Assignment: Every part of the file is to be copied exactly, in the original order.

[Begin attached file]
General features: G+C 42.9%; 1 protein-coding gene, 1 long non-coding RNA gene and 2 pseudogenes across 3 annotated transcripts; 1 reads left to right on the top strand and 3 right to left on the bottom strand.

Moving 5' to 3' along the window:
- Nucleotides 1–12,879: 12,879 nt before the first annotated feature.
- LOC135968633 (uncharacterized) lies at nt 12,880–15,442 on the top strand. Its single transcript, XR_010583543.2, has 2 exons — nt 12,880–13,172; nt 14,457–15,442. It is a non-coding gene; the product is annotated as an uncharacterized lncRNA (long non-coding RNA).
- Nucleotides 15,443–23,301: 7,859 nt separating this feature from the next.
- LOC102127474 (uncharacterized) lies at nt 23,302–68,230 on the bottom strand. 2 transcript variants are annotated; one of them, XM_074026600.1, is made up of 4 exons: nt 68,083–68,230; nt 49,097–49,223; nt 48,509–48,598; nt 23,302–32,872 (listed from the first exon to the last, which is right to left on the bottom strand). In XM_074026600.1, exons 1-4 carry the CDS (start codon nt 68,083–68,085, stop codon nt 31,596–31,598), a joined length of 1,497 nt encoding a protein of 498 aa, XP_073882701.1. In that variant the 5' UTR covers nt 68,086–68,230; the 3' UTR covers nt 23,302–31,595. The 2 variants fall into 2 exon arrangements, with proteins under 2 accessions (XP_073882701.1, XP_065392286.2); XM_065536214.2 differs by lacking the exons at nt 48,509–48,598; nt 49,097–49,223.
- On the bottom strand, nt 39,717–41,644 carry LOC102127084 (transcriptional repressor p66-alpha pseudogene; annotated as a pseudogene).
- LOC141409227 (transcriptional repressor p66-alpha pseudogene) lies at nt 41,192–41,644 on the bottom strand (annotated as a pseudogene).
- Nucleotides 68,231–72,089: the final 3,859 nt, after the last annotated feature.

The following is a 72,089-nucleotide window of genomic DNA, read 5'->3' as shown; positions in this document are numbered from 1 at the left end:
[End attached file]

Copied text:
General features: G+C 42.9%; 1 protein-coding gene, 1 long non-coding RNA gene and 2 pseudogenes across 3 annotated transcripts; 1 reads left to right on the top strand and 3 right to left on the bottom strand.

Moving 5' to 3' along the window:
- Nucleotides 1–12,879: 12,879 nt before the first annotated feature.
- LOC135968633 (uncharacterized) lies at nt 12,880–15,442 on the top strand. Its single transcript, XR_010583543.2, has 2 exons — nt 12,880–13,172; nt 14,457–15,442. It is a non-coding gene; the product is annotated as an uncharacterized lncRNA (long non-coding RNA).
- Nucleotides 15,443–23,301: 7,859 nt separating this feature from the next.
- LOC102127474 (uncharacterized) lies at nt 23,302–68,230 on the bottom strand. 2 transcript variants are annotated; one of them, XM_074026600.1, is made up of 4 exons: nt 68,083–68,230; nt 49,097–49,223; nt 48,509–48,598; nt 23,302–32,872 (listed from the first exon to the last, which is right to left on the bottom strand). In XM_074026600.1, exons 1-4 carry the CDS (start codon nt 68,083–68,085, stop codon nt 31,596–31,598), a joined length of 1,497 nt encoding a protein of 498 aa, XP_073882701.1. In that variant the 5' UTR covers nt 68,086–68,230; the 3' UTR covers nt 23,302–31,595. The 2 variants fall into 2 exon arrangements, with proteins under 2 accessions (XP_073882701.1, XP_065392286.2); XM_065536214.2 differs by lacking the exons at nt 48,509–48,598; nt 49,097–49,223.
- On the bottom strand, nt 39,717–41,644 carry LOC102127084 (transcriptional repressor p66-alpha pseudogene; annotated as a pseudogene).
- LOC141409227 (transcriptional repressor p66-alpha pseudogene) lies at nt 41,192–41,644 on the bottom strand (annotated as a pseudogene).
- Nucleotides 68,231–72,089: the final 3,859 nt, after the last annotated feature.

The following is a 72,089-nucleotide window of genomic DNA, read 5'->3' as shown; positions in this document are numbered from 1 at the left end: